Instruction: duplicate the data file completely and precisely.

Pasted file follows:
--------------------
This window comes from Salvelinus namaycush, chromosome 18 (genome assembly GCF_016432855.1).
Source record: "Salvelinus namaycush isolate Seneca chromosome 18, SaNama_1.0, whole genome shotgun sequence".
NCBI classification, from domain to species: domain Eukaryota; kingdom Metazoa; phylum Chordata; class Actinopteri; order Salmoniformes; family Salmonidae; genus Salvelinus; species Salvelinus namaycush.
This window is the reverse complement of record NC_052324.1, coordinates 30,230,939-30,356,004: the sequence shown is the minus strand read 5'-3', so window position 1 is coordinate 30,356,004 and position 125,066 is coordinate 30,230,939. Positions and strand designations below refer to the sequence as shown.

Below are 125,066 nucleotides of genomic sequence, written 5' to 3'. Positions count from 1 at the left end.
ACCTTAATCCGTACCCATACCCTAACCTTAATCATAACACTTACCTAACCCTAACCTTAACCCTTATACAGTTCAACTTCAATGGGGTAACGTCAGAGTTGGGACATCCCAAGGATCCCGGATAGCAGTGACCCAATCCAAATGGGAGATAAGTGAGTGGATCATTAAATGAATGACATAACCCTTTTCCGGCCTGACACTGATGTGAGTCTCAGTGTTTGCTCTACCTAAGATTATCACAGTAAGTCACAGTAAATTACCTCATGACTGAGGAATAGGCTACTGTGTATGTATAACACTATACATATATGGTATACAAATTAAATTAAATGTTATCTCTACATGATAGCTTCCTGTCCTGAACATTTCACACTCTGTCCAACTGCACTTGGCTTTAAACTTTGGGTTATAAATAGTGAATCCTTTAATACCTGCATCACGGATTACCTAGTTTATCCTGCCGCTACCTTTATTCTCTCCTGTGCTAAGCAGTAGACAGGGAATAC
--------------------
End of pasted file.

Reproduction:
This window comes from Salvelinus namaycush, chromosome 18 (genome assembly GCF_016432855.1).
Source record: "Salvelinus namaycush isolate Seneca chromosome 18, SaNama_1.0, whole genome shotgun sequence".
NCBI classification, from domain to species: domain Eukaryota; kingdom Metazoa; phylum Chordata; class Actinopteri; order Salmoniformes; family Salmonidae; genus Salvelinus; species Salvelinus namaycush.
This window is the reverse complement of record NC_052324.1, coordinates 30,230,939-30,356,004: the sequence shown is the minus strand read 5'-3', so window position 1 is coordinate 30,356,004 and position 125,066 is coordinate 30,230,939. Positions and strand designations below refer to the sequence as shown.

Below are 125,066 nucleotides of genomic sequence, written 5' to 3'. Positions count from 1 at the left end.
ACCTTAATCCGTACCCATACCCTAACCTTAATCATAACACTTACCTAACCCTAACCTTAACCCTTATACAGTTCAACTTCAATGGGGTAACGTCAGAGTTGGGACATCCCAAGGATCCCGGATAGCAGTGACCCAATCCAAATGGGAGATAAGTGAGTGGATCATTAAATGAATGACATAACCCTTTTCCGGCCTGACACTGATGTGAGTCTCAGTGTTTGCTCTACCTAAGATTATCACAGTAAGTCACAGTAAATTACCTCATGACTGAGGAATAGGCTACTGTGTATGTATAACACTATACATATATGGTATACAAATTAAATTAAATGTTATCTCTACATGATAGCTTCCTGTCCTGAACATTTCACACTCTGTCCAACTGCACTTGGCTTTAAACTTTGGGTTATAAATAGTGAATCCTTTAATACCTGCATCACGGATTACCTAGTTTATCCTGCCGCTACCTTTATTCTCTCCTGTGCTAAGCAGTAGACAGGGAATAC